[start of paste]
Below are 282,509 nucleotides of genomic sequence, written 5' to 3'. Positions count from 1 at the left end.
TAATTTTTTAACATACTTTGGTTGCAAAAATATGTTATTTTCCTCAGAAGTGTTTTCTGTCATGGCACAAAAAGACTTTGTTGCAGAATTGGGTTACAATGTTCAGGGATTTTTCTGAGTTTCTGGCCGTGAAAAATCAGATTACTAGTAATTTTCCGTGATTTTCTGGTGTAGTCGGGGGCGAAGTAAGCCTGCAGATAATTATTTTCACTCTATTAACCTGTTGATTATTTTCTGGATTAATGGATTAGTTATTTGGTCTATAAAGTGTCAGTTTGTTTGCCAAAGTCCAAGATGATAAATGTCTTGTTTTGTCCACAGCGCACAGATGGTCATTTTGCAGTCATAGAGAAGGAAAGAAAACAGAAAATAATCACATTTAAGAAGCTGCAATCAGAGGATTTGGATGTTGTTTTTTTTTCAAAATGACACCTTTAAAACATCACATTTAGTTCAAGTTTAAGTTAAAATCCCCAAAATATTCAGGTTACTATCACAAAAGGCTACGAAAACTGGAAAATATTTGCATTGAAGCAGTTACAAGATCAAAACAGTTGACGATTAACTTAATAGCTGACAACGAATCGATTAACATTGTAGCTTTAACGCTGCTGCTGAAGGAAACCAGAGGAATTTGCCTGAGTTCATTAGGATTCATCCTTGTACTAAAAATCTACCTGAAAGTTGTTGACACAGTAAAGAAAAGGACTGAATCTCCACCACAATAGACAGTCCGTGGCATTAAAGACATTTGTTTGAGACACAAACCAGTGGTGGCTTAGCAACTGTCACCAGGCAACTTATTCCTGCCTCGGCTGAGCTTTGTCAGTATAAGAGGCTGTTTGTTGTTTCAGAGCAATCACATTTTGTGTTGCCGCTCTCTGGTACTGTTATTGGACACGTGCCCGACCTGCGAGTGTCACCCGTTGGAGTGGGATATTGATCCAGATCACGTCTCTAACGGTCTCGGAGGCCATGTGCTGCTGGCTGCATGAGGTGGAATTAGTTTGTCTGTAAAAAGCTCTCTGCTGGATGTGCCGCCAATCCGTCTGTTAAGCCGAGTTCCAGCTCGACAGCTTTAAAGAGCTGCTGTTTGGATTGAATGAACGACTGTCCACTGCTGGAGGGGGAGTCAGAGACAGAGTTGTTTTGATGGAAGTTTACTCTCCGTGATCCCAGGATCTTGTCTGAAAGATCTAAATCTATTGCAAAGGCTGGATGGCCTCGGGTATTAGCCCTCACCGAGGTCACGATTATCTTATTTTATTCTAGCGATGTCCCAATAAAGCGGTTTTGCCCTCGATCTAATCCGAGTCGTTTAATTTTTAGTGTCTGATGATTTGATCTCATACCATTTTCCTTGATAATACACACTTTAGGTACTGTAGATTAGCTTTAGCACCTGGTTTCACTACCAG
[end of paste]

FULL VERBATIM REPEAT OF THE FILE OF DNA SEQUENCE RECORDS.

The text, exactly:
Below are 282,509 nucleotides of genomic sequence, written 5' to 3'. Positions count from 1 at the left end.
TAATTTTTTAACATACTTTGGTTGCAAAAATATGTTATTTTCCTCAGAAGTGTTTTCTGTCATGGCACAAAAAGACTTTGTTGCAGAATTGGGTTACAATGTTCAGGGATTTTTCTGAGTTTCTGGCCGTGAAAAATCAGATTACTAGTAATTTTCCGTGATTTTCTGGTGTAGTCGGGGGCGAAGTAAGCCTGCAGATAATTATTTTCACTCTATTAACCTGTTGATTATTTTCTGGATTAATGGATTAGTTATTTGGTCTATAAAGTGTCAGTTTGTTTGCCAAAGTCCAAGATGATAAATGTCTTGTTTTGTCCACAGCGCACAGATGGTCATTTTGCAGTCATAGAGAAGGAAAGAAAACAGAAAATAATCACATTTAAGAAGCTGCAATCAGAGGATTTGGATGTTGTTTTTTTTTCAAAATGACACCTTTAAAACATCACATTTAGTTCAAGTTTAAGTTAAAATCCCCAAAATATTCAGGTTACTATCACAAAAGGCTACGAAAACTGGAAAATATTTGCATTGAAGCAGTTACAAGATCAAAACAGTTGACGATTAACTTAATAGCTGACAACGAATCGATTAACATTGTAGCTTTAACGCTGCTGCTGAAGGAAACCAGAGGAATTTGCCTGAGTTCATTAGGATTCATCCTTGTACTAAAAATCTACCTGAAAGTTGTTGACACAGTAAAGAAAAGGACTGAATCTCCACCACAATAGACAGTCCGTGGCATTAAAGACATTTGTTTGAGACACAAACCAGTGGTGGCTTAGCAACTGTCACCAGGCAACTTATTCCTGCCTCGGCTGAGCTTTGTCAGTATAAGAGGCTGTTTGTTGTTTCAGAGCAATCACATTTTGTGTTGCCGCTCTCTGGTACTGTTATTGGACACGTGCCCGACCTGCGAGTGTCACCCGTTGGAGTGGGATATTGATCCAGATCACGTCTCTAACGGTCTCGGAGGCCATGTGCTGCTGGCTGCATGAGGTGGAATTAGTTTGTCTGTAAAAAGCTCTCTGCTGGATGTGCCGCCAATCCGTCTGTTAAGCCGAGTTCCAGCTCGACAGCTTTAAAGAGCTGCTGTTTGGATTGAATGAACGACTGTCCACTGCTGGAGGGGGAGTCAGAGACAGAGTTGTTTTGATGGAAGTTTACTCTCCGTGATCCCAGGATCTTGTCTGAAAGATCTAAATCTATTGCAAAGGCTGGATGGCCTCGGGTATTAGCCCTCACCGAGGTCACGATTATCTTATTTTATTCTAGCGATGTCCCAATAAAGCGGTTTTGCCCTCGATCTAATCCGAGTCGTTTAATTTTTAGTGTCTGATGATTTGATCTCATACCATTTTCCTTGATAATACACACTTTAGGTACTGTAGATTAGCTTTAGCACCTGGTTTCACTACCAG